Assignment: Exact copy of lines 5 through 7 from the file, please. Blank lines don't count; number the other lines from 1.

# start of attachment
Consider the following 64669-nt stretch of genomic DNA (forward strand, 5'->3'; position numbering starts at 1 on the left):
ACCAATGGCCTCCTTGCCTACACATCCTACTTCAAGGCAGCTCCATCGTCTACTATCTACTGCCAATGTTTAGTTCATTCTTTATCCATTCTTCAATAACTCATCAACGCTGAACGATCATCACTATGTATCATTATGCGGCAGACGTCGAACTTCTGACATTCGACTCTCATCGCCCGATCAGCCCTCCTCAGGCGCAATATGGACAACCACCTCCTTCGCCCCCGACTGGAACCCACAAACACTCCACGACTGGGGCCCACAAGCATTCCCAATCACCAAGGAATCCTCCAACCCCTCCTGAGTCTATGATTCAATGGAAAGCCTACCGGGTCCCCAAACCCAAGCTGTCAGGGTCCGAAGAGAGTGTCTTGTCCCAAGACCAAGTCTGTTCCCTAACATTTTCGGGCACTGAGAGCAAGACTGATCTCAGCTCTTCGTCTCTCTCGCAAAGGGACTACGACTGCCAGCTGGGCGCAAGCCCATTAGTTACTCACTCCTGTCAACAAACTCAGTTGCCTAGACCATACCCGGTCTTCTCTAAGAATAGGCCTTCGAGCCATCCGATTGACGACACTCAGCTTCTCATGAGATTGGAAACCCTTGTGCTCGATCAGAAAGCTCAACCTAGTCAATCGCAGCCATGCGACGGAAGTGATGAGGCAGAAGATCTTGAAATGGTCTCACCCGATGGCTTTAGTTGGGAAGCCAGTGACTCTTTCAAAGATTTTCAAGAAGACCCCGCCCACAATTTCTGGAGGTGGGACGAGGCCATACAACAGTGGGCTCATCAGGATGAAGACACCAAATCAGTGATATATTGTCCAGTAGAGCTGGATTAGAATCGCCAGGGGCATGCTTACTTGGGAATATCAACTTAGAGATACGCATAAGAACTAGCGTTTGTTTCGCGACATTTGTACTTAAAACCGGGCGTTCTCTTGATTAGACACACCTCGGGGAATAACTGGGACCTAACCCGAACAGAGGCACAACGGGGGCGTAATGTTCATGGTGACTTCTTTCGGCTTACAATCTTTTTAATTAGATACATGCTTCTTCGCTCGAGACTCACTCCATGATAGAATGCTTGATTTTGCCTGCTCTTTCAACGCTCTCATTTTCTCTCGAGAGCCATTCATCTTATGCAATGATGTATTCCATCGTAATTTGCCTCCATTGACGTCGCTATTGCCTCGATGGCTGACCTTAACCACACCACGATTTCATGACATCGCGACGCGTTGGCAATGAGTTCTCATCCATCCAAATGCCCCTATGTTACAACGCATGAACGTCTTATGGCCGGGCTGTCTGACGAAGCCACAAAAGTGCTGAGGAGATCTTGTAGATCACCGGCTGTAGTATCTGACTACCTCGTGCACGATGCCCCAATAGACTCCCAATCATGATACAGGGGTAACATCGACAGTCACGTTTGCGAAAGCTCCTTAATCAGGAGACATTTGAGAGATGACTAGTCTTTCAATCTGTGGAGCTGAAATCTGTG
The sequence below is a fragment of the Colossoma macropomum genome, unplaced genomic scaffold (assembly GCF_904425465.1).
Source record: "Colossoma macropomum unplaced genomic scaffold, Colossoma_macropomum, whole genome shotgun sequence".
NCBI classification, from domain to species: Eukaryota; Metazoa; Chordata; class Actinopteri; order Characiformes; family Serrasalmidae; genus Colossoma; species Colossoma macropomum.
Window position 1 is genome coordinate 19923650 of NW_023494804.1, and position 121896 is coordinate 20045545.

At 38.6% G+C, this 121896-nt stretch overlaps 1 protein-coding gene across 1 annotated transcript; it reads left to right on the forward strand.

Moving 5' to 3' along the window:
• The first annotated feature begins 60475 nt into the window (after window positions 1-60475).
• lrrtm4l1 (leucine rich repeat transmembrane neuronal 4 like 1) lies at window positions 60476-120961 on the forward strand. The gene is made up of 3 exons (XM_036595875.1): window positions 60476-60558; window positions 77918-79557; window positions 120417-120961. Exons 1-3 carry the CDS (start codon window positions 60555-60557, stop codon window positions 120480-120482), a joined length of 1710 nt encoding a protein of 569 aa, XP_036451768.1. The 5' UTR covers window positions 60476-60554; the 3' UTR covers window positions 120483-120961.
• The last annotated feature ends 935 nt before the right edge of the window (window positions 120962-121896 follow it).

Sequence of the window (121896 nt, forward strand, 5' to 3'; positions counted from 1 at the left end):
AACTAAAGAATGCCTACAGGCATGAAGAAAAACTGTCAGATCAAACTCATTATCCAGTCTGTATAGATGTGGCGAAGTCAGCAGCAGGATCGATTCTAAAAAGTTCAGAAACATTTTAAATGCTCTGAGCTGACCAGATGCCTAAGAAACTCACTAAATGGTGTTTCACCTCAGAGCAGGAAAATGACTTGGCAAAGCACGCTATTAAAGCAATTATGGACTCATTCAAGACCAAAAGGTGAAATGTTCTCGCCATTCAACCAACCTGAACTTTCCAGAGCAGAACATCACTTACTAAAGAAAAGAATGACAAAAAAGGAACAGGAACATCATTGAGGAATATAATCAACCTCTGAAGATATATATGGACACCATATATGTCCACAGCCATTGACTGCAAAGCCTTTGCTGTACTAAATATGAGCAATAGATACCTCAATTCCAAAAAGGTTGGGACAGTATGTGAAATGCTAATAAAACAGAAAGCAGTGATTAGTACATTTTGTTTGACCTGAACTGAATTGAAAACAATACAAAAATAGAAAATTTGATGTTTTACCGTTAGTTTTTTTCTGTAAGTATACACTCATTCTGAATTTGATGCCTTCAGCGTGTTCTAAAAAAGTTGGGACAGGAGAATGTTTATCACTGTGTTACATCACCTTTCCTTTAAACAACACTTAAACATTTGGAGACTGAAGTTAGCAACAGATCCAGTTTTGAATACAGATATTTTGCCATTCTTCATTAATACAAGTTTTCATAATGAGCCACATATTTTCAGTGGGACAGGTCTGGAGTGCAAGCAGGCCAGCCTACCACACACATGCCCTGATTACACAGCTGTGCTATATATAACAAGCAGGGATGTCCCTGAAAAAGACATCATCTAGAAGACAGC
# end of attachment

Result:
NCBI classification, from domain to species: Eukaryota; Metazoa; Chordata; class Actinopteri; order Characiformes; family Serrasalmidae; genus Colossoma; species Colossoma macropomum.
Window position 1 is genome coordinate 19923650 of NW_023494804.1, and position 121896 is coordinate 20045545.

At 38.6% G+C, this 121896-nt stretch overlaps 1 protein-coding gene across 1 annotated transcript; it reads left to right on the forward strand.